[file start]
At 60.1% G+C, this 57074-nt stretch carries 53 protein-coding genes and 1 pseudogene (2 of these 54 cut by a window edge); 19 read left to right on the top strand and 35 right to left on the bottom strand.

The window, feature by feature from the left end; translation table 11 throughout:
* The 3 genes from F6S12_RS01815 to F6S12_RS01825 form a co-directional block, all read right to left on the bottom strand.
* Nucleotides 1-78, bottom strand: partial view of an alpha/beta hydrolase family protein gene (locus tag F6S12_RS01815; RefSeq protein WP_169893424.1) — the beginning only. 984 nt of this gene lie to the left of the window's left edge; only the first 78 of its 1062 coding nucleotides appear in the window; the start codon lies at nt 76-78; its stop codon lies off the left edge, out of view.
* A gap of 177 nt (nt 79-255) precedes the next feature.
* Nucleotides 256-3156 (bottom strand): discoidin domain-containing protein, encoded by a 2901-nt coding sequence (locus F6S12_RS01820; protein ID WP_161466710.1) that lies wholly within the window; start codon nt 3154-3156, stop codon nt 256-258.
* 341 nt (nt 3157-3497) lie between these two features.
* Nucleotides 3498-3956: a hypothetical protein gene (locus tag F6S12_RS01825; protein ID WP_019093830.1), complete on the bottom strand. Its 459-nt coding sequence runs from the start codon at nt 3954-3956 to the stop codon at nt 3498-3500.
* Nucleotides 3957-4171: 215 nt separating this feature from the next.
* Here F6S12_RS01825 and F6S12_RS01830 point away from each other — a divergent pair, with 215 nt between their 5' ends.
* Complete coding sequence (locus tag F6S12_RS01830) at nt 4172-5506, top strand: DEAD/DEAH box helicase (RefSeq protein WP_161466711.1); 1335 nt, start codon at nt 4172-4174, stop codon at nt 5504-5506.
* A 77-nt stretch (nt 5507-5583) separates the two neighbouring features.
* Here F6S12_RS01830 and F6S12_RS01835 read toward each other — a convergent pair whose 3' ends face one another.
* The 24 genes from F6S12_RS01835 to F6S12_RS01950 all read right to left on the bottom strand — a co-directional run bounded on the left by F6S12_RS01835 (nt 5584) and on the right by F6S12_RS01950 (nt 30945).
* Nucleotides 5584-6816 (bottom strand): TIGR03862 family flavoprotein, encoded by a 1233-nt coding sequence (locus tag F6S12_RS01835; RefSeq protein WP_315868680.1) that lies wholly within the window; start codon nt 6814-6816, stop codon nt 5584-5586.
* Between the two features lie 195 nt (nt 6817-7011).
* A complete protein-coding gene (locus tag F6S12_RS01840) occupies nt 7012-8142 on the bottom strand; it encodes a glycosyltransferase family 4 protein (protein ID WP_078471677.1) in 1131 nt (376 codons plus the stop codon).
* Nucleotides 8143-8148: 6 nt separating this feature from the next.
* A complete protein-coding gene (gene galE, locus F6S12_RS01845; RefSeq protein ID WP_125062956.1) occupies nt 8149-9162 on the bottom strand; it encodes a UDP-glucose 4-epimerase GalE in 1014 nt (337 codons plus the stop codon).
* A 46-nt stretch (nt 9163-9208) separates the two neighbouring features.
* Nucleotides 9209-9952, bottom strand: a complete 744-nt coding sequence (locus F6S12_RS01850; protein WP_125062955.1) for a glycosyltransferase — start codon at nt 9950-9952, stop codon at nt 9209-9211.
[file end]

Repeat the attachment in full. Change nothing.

At 60.1% G+C, this 57074-nt stretch carries 53 protein-coding genes and 1 pseudogene (2 of these 54 cut by a window edge); 19 read left to right on the top strand and 35 right to left on the bottom strand.

The window, feature by feature from the left end; translation table 11 throughout:
* The 3 genes from F6S12_RS01815 to F6S12_RS01825 form a co-directional block, all read right to left on the bottom strand.
* Nucleotides 1-78, bottom strand: partial view of an alpha/beta hydrolase family protein gene (locus tag F6S12_RS01815; RefSeq protein WP_169893424.1) — the beginning only. 984 nt of this gene lie to the left of the window's left edge; only the first 78 of its 1062 coding nucleotides appear in the window; the start codon lies at nt 76-78; its stop codon lies off the left edge, out of view.
* A gap of 177 nt (nt 79-255) precedes the next feature.
* Nucleotides 256-3156 (bottom strand): discoidin domain-containing protein, encoded by a 2901-nt coding sequence (locus F6S12_RS01820; protein ID WP_161466710.1) that lies wholly within the window; start codon nt 3154-3156, stop codon nt 256-258.
* 341 nt (nt 3157-3497) lie between these two features.
* Nucleotides 3498-3956: a hypothetical protein gene (locus tag F6S12_RS01825; protein ID WP_019093830.1), complete on the bottom strand. Its 459-nt coding sequence runs from the start codon at nt 3954-3956 to the stop codon at nt 3498-3500.
* Nucleotides 3957-4171: 215 nt separating this feature from the next.
* Here F6S12_RS01825 and F6S12_RS01830 point away from each other — a divergent pair, with 215 nt between their 5' ends.
* Complete coding sequence (locus tag F6S12_RS01830) at nt 4172-5506, top strand: DEAD/DEAH box helicase (RefSeq protein WP_161466711.1); 1335 nt, start codon at nt 4172-4174, stop codon at nt 5504-5506.
* A 77-nt stretch (nt 5507-5583) separates the two neighbouring features.
* Here F6S12_RS01830 and F6S12_RS01835 read toward each other — a convergent pair whose 3' ends face one another.
* The 24 genes from F6S12_RS01835 to F6S12_RS01950 all read right to left on the bottom strand — a co-directional run bounded on the left by F6S12_RS01835 (nt 5584) and on the right by F6S12_RS01950 (nt 30945).
* Nucleotides 5584-6816 (bottom strand): TIGR03862 family flavoprotein, encoded by a 1233-nt coding sequence (locus tag F6S12_RS01835; RefSeq protein WP_315868680.1) that lies wholly within the window; start codon nt 6814-6816, stop codon nt 5584-5586.
* Between the two features lie 195 nt (nt 6817-7011).
* A complete protein-coding gene (locus tag F6S12_RS01840) occupies nt 7012-8142 on the bottom strand; it encodes a glycosyltransferase family 4 protein (protein ID WP_078471677.1) in 1131 nt (376 codons plus the stop codon).
* Nucleotides 8143-8148: 6 nt separating this feature from the next.
* A complete protein-coding gene (gene galE, locus F6S12_RS01845; RefSeq protein ID WP_125062956.1) occupies nt 8149-9162 on the bottom strand; it encodes a UDP-glucose 4-epimerase GalE in 1014 nt (337 codons plus the stop codon).
* A 46-nt stretch (nt 9163-9208) separates the two neighbouring features.
* Nucleotides 9209-9952, bottom strand: a complete 744-nt coding sequence (locus F6S12_RS01850; protein WP_125062955.1) for a glycosyltransferase — start codon at nt 9950-9952, stop codon at nt 9209-9211.